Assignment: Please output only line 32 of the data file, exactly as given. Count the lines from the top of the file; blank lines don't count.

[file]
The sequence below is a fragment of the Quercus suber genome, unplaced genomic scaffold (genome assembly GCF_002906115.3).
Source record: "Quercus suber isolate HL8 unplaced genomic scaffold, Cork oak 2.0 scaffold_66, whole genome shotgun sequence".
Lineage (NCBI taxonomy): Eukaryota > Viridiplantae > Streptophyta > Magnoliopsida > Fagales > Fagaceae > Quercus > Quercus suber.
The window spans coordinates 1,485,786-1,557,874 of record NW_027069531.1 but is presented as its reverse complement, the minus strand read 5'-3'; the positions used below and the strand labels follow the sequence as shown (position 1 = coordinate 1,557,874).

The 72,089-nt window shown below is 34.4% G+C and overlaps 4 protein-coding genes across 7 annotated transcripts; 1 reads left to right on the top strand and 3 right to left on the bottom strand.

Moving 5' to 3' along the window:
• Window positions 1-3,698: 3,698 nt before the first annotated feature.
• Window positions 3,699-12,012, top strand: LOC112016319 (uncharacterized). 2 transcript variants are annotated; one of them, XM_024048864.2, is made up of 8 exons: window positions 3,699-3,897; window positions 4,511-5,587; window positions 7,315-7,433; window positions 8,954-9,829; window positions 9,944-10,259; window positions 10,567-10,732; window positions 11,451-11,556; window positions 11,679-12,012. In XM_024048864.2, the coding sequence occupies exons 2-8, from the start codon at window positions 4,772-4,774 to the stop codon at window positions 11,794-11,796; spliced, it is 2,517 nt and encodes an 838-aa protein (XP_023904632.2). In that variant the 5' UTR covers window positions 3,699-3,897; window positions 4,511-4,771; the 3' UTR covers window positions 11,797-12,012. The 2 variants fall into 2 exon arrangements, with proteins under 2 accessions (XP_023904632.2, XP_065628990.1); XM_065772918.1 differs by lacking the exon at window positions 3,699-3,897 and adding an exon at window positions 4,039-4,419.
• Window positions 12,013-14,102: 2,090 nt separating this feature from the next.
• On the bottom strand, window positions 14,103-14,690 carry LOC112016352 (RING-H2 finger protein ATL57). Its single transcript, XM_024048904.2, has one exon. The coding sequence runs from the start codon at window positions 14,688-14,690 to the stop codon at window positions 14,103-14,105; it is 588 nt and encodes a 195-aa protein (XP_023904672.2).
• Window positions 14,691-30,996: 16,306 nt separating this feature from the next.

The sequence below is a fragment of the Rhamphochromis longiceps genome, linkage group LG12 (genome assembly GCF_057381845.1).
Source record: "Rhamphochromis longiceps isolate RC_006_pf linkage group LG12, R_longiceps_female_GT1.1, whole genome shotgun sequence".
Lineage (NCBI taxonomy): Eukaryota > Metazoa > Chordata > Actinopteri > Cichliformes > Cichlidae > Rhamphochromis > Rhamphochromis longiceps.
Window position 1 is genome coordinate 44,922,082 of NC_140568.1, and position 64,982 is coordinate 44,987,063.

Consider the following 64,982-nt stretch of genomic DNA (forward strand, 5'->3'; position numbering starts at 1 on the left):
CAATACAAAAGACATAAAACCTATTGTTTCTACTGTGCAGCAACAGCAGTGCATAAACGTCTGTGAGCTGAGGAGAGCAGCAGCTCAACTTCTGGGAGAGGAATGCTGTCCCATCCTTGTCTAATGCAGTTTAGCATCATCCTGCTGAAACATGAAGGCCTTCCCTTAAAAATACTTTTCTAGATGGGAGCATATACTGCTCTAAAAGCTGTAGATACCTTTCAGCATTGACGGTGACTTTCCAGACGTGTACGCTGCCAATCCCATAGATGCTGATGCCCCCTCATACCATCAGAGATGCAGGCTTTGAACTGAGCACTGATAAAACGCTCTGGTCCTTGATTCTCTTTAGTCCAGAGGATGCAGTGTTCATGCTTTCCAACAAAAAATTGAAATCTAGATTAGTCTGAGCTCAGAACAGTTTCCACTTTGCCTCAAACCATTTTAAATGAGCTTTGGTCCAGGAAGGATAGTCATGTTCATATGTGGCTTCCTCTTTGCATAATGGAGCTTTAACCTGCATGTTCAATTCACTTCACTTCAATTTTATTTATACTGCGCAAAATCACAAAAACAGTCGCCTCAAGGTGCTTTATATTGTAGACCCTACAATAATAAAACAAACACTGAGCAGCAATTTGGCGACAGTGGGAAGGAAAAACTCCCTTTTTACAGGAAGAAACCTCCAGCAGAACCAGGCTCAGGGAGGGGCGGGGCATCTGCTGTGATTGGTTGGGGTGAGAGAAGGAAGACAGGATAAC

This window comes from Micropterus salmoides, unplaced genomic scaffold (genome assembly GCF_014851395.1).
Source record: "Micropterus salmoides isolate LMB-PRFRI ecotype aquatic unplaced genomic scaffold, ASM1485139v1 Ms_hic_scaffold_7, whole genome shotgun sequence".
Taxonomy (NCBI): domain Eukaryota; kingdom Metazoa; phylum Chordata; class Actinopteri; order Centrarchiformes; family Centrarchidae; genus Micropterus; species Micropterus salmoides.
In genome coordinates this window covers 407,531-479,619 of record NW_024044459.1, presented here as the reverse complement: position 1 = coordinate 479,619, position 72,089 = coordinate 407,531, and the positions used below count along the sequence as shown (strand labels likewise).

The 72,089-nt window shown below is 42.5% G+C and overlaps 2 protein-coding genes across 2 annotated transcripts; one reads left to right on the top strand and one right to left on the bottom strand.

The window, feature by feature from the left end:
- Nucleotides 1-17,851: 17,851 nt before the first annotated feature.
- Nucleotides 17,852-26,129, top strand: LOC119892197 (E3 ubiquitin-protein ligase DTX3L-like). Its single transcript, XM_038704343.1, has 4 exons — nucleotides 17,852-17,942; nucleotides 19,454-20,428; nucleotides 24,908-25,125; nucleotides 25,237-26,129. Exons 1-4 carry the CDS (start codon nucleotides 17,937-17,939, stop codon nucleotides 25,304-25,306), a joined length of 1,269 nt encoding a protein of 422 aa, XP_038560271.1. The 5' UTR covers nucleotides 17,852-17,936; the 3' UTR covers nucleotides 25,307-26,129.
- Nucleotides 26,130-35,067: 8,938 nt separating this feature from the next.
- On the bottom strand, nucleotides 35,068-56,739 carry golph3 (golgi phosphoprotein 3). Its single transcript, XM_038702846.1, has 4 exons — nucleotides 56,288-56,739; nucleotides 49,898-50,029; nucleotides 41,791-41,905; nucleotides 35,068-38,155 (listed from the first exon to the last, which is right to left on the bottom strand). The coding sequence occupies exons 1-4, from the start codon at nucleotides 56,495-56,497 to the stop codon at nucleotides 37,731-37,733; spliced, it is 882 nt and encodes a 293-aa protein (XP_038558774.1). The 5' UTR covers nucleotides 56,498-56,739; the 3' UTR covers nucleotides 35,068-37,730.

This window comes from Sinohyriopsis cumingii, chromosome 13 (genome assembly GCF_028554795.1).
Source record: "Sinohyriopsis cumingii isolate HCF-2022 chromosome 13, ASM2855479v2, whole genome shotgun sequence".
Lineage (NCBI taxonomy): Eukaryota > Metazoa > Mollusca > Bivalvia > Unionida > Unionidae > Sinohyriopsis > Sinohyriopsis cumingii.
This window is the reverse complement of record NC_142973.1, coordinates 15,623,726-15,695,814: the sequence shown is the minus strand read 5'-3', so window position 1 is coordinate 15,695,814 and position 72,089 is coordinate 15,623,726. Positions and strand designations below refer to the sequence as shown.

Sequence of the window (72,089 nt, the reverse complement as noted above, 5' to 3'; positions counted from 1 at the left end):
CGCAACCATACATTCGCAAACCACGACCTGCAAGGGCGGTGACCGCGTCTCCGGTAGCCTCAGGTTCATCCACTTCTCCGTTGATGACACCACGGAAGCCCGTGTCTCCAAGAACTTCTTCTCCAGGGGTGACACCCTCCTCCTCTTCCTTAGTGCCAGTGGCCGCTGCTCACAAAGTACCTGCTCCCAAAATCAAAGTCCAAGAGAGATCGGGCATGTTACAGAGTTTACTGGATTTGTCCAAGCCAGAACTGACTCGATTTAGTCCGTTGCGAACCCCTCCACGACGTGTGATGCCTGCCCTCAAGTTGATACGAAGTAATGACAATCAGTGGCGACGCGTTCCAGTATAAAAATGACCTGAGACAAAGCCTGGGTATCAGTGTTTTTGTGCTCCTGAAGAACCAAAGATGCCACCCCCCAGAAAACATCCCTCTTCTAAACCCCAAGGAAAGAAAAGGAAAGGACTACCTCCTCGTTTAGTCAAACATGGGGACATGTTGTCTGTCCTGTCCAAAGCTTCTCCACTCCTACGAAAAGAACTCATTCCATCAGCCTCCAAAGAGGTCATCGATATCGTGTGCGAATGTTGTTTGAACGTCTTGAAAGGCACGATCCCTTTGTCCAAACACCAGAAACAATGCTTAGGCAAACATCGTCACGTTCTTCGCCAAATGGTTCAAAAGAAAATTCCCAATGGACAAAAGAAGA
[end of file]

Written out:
Sequence of the window (72,089 nt, the reverse complement as noted above, 5' to 3'; positions counted from 1 at the left end):